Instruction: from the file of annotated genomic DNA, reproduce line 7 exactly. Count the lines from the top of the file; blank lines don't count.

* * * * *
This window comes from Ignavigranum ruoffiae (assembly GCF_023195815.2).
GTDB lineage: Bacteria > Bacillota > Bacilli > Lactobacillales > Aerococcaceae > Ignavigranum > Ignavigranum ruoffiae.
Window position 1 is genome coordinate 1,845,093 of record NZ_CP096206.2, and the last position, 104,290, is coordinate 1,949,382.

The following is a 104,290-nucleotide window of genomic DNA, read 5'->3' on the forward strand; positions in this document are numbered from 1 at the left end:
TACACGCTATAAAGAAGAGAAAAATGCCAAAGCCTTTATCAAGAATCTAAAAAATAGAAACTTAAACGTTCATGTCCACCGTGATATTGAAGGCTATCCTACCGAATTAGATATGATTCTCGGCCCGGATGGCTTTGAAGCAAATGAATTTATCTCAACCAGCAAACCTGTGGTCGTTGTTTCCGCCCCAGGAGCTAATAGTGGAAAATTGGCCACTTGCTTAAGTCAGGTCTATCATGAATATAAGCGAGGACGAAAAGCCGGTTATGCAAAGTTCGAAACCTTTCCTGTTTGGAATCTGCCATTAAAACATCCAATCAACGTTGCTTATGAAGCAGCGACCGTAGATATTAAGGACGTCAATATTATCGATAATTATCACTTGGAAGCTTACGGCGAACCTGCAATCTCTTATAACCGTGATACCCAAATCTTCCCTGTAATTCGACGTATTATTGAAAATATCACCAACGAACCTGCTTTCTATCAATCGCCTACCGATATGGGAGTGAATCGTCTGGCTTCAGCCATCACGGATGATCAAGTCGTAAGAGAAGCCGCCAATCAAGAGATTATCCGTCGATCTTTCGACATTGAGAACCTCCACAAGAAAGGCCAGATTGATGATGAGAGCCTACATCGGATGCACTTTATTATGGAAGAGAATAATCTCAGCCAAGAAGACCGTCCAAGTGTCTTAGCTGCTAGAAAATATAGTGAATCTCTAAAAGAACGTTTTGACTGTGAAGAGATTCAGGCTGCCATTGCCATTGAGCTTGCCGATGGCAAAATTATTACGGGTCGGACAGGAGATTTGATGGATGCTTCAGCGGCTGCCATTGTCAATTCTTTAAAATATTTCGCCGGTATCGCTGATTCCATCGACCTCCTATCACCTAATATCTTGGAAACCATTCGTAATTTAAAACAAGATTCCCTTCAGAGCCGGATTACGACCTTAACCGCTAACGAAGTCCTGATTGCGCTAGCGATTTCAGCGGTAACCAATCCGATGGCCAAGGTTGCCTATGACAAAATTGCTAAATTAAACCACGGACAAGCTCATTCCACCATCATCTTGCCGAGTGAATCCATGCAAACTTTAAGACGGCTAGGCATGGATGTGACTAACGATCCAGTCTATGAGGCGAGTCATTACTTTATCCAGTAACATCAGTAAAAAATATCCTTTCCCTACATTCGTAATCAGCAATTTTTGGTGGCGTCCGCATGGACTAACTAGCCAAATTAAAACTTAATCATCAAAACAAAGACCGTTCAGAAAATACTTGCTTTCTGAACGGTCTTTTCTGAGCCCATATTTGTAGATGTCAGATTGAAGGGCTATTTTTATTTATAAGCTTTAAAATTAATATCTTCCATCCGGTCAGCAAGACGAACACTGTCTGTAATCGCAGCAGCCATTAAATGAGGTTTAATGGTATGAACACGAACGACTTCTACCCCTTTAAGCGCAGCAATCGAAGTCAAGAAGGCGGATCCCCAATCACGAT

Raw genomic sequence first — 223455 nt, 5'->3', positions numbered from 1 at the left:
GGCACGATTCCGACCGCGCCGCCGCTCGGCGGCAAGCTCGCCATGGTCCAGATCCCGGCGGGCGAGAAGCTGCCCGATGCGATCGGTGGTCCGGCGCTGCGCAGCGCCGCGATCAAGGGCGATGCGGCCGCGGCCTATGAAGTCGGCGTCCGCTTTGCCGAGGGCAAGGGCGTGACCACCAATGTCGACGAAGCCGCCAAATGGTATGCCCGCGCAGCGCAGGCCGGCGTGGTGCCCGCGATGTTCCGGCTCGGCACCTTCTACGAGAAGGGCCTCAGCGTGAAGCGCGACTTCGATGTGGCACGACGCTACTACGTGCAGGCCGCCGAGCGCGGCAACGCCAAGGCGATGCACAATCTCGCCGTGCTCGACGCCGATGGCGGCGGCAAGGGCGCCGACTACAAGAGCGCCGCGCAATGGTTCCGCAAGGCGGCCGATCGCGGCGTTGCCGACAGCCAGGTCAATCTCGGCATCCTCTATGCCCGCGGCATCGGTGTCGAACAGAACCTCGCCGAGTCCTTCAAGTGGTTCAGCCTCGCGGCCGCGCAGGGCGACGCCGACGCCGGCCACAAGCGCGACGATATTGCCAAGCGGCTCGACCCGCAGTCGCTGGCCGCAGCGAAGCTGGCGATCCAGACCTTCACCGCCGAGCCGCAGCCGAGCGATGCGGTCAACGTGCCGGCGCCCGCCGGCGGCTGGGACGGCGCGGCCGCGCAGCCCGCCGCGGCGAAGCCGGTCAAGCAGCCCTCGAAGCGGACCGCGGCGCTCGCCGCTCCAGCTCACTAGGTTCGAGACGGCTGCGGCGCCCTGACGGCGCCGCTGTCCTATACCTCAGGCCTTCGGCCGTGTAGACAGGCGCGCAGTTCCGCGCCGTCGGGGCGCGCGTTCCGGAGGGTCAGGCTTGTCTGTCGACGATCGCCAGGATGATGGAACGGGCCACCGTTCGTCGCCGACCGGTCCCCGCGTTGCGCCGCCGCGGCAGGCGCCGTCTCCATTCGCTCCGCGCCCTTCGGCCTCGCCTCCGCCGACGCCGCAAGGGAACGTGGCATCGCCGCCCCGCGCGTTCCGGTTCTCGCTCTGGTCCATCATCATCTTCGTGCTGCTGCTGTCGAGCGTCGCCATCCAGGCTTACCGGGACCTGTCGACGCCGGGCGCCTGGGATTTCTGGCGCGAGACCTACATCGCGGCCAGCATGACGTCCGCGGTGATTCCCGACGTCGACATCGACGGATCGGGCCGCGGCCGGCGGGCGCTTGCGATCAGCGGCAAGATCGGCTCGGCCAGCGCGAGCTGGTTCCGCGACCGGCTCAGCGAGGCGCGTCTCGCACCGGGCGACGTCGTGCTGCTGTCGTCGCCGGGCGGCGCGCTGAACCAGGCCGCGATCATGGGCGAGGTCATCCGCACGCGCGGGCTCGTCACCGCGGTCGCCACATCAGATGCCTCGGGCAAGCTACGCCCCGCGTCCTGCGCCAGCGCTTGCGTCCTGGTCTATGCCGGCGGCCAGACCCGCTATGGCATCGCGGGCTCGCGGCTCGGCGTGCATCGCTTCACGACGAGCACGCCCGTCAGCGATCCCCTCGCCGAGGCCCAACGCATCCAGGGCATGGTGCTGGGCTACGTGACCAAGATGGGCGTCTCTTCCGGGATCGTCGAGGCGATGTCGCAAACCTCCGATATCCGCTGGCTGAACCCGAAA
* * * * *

GGCACGATTCCGACCGCGCCGCCGCTCGGCGGCAAGCTCGCCATGGTCCAGATCCCGGCGGGCGAGAAGCTGCCCGATGCGATCGGTGGTCCGGCGCTGCGCAGCGCCGCGATCAAGGGCGATGCGGCCGCGGCCTATGAAGTCGGCGTCCGCTTTGCCGAGGGCAAGGGCGTGACCACCAATGTCGACGAAGCCGCCAAATGGTATGCCCGCGCAGCGCAGGCCGGCGTGGTGCCCGCGATGTTCCGGCTCGGCACCTTCTACGAGAAGGGCCTCAGCGTGAAGCGCGACTTCGATGTGGCACGACGCTACTACGTGCAGGCCGCCGAGCGCGGCAACGCCAAGGCGATGCACAATCTCGCCGTGCTCGACGCCGATGGCGGCGGCAAGGGCGCCGACTACAAGAGCGCCGCGCAATGGTTCCGCAAGGCGGCCGATCGCGGCGTTGCCGACAGCCAGGTCAATCTCGGCATCCTCTATGCCCGCGGCATCGGTGTCGAACAGAACCTCGCCGAGTCCTTCAAGTGGTTCAGCCTCGCGGCCGCGCAGGGCGACGCCGACGCCGGCCACAAGCGCGACGATATTGCCAAGCGGCTCGACCCGCAGTCGCTGGCCGCAGCGAAGCTGGCGATCCAGACCTTCACCGCCGAGCCGCAGCCGAGCGATGCGGTCAACGTGCCGGCGCCCGCCGGCGGCTGGGACGGCGCGGCCGCGCAGCCCGCCGCGGCGAAGCCGGTCAAGCAGCCCTCGAAGCGGACCGCGGCGCTCGCCGCTCCAGCTCACTAGGTTCGAGACGGCTGCGGCGCCCTGACGGCGCCGCTGTCCTATACCTCAGGCCTTCGGCCGTGTAGACAGGCGCGCAGTTCCGCGCCGTCGGGGCGCGCGTTCCGGAGGGTCAGGCTTGTCTGTCGACGATCGCCAGGATGATGGAACGGGCCACCGTTCGTCGCCGACCGGTCCCCGCGTTGCGCCGCCGCGGCAGGCGCCGTCTCCATTCGCTCCGCGCCCTTCGGCCTCGCCTCCGCCGACGCCGCAAGGGAACGTGGCATCGCCGCCCCGCGCGTTCCGGTTCTCGCTCTGGTCCATCATCATCTTCGTGCTGCTGCTGTCGAGCGTCGCCATCCAGGCTTACCGGGACCTGTCGACGCCGGGCGCCTGGGATTTCTGGCGCGAGACCTACATCGCGGCCAGCATGACGTCCGCGGTGATTCCCGACGTCGACATCGACGGATCGGGCCGCGGCCGGCGGGCGCTTGCGATCAGCGGCAAGATCGGCTCGGCCAGCGCGAGCTGGTTCCGCGACCGGCTCAGCGAGGCGCGTCTCGCACCGGGCGACGTCGTGCTGCTGTCGTCGCCGGGCGGCGCGCTGAACCAGGCCGCGATCATGGGCGAGGTCATCCGCACGCGCGGGCTCGTCACCGCGGTCGCCACATCAGATGCCTCGGGCAAGCTACGCCCCGCGTCCTGCGCCAGCGCTTGCGTCCTGGTCTATGCCGGCGGCCAGACCCGCTATGGCATCGCGGGCTCGCGGCTCGGCGTGCATCGCTTCACGACGAGCACGCCCGTCAGCGATCCCCTCGCCGAGGCCCAACGCATCCAGGGCATGGTGCTGGGCTACGTGACCAAGATGGGCGTCTCTTCCGGGATCGTCGAGGCGATGTCGCAAACCTCCGATATCCGCTGGCTGAACCCGAAA